‘The Bye Bye Man’ is Better Than its Title Suggests

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The Bye Bye Man

Without remarking on the quality on the film, it’s safe to say that The Bye Bye Man is victim to one of the most unfortunate titles of recent memory. Sight unseen, The Bye Bye Man has become a meme, a constant source of online mockery because of its simply ludicrous title. Despite the fact that the film has one of the most unfortunate titles of recent memory, there’s a pretty cool concept behind The Bye Bye Man that makes for a modestly entertaining PG-13 horror flick. For every aspect of the film that works there are just as many that don’t, with wooden acting and absurd plot points diluting the most effective jolts that The Bye Bye Man has to offer.

Three college kids move into a creepy home in suburban Wisconsin. Elliot (Douglas Smith) and his girlfriend Sasha (Cressida Bonas) are joined by Elliot’s best friend from childhood John (Lucien Laviscount) as the trio are eager to abandon the dorm life. Buried along with the furniture in the basement is an end table containing a coin and some writing with the phrase “Don’t think it; don’t say it,” scrawled repeatedly. Beneath the scrawling, etched into the wood is “The Bye Bye Man.” Following a housewarming party, the trio of roommates are joined by Kim (Jenna Kanell), who isn’t quite psychic but “sensitive,” and she performs a séance to rid the house of evil spirits. However, during the séance Elliot says the forbidden phrase and all that hear it are soon subjected to an unsettling form of evil that plagues them wherever they go. It also ties them to a series of murders committed in the late ‘60s by a journalist who was also plagued by the creeping terror of The Bye Bye Man.

Based upon the short story by Robert Damon Schneck, The Bridge to Body Island, the concept behind The Bye Bye Man is really quite fascinating. He’s not a generic boogeyman and the script by Jonathan Penner is really unconcerned with going deeper into the mythology of the creepy creature. What makes it interesting is the fact that saying or thinking his name brings him closer and closer and if anyone utters the name to others they pass on the evil. The Bye Bye Man haunts his victims by misleading them, such as the moment when Sasha says John’s name to Elliot, creating a spark of jealousy among the trio of close friends. The evil that the villain perpetrates is simply nudging people towards devious actions of murder and chaos. It’s a genuinely unsettling concept that never seems fully realized on the screen.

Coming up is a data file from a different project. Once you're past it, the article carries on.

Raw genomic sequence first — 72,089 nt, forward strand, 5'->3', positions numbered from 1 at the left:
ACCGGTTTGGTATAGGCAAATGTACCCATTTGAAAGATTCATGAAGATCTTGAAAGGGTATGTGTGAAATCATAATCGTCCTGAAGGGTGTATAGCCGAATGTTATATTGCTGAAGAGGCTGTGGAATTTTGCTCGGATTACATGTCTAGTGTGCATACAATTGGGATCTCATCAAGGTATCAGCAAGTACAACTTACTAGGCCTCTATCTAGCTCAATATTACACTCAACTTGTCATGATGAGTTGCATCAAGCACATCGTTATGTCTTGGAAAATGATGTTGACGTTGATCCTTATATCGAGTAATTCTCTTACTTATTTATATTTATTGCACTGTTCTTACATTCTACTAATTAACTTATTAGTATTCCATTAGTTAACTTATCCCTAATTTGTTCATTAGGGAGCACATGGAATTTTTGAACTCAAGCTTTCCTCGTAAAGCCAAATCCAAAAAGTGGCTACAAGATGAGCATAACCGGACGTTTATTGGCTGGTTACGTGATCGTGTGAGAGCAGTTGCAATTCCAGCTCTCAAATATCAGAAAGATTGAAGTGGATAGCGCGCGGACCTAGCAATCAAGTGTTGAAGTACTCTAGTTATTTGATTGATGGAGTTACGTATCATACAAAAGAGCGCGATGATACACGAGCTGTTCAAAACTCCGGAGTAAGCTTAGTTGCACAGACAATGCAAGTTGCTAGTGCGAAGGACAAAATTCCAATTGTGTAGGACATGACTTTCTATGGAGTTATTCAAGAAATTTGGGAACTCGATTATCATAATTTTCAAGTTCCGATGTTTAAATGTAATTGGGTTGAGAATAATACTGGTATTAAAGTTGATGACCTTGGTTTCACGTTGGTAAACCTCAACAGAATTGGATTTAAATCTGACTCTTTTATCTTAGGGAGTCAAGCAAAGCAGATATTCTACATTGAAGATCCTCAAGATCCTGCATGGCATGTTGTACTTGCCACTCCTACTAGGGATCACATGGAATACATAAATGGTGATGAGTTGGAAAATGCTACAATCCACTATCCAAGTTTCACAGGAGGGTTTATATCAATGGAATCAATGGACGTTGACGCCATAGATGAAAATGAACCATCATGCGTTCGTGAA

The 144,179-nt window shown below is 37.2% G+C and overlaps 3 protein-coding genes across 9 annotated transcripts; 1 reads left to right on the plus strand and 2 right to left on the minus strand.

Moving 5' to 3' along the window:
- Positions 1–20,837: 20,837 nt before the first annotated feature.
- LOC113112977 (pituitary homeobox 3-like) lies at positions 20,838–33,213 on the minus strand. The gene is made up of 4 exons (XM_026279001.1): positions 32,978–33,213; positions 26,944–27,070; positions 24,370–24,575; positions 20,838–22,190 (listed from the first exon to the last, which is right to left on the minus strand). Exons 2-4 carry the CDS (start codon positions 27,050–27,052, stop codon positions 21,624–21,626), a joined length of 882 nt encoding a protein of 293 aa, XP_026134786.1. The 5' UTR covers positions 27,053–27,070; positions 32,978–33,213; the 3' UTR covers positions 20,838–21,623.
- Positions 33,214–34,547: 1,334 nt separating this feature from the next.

Director Stacy Title does get some really good jolts out of the terror of The Bye Bye Man, but the film never really hits its full stride. Sometimes it seems as if the film is ramping up and then it simply takes its foot off the gas as it takes detours explaining events that work as a precursor to the story. When The Bye Bye Man flashes back to the late ’60s and a journalist driven mad by the terrors of the eponymous boogeyman, the film finds itself with some of its best moments – even if they are moments that contain completely bloodless shotgun blasts in a murder spree.

Adding to the uneven nature of The Bye Bye Man are the performances of its young cast. Douglas Smith’s performance gets better and better as the film’s creepiness escalates. However, the other two young actors, Lucien Laviscount and Cressida Bonas, never shed the wooden apprehension that dominates their onscreen presence. The real standout of the young cast is Jenna Kanell as Kim, turning in a performance that makes the most of her few scenes. The best performances in the film come from the film’s supporting players, such as a brief but strong turn by Carrie-Anne Moss as a police detective or Faye Dunaway in a short but captivating turn as the wife of the journalist driven mad in the past. In a role as the librarian, Cleo King gives a memorable supporting turn that provides the film with a number of laughs before descending into terror.

The Bye Bye Man isn’t as bad as its title might suggest, nor is it a movie that stands among the best that modern horror has to offer. Simply, The Bye Bye Man is an uneven mixture of effective scares and ineffective filler. Especially in January, you could do a lot worse than The Bye Bye Man. If only they would’ve done something about that unfortunate title.

The Bye Bye Man
  • Overall Score
2.5

Summary

An uneven piece of horror, The Bye Bye Man features a number of effective jolts amidst some pacing issues in a scary movie that is much better than its unfortunate title suggests.

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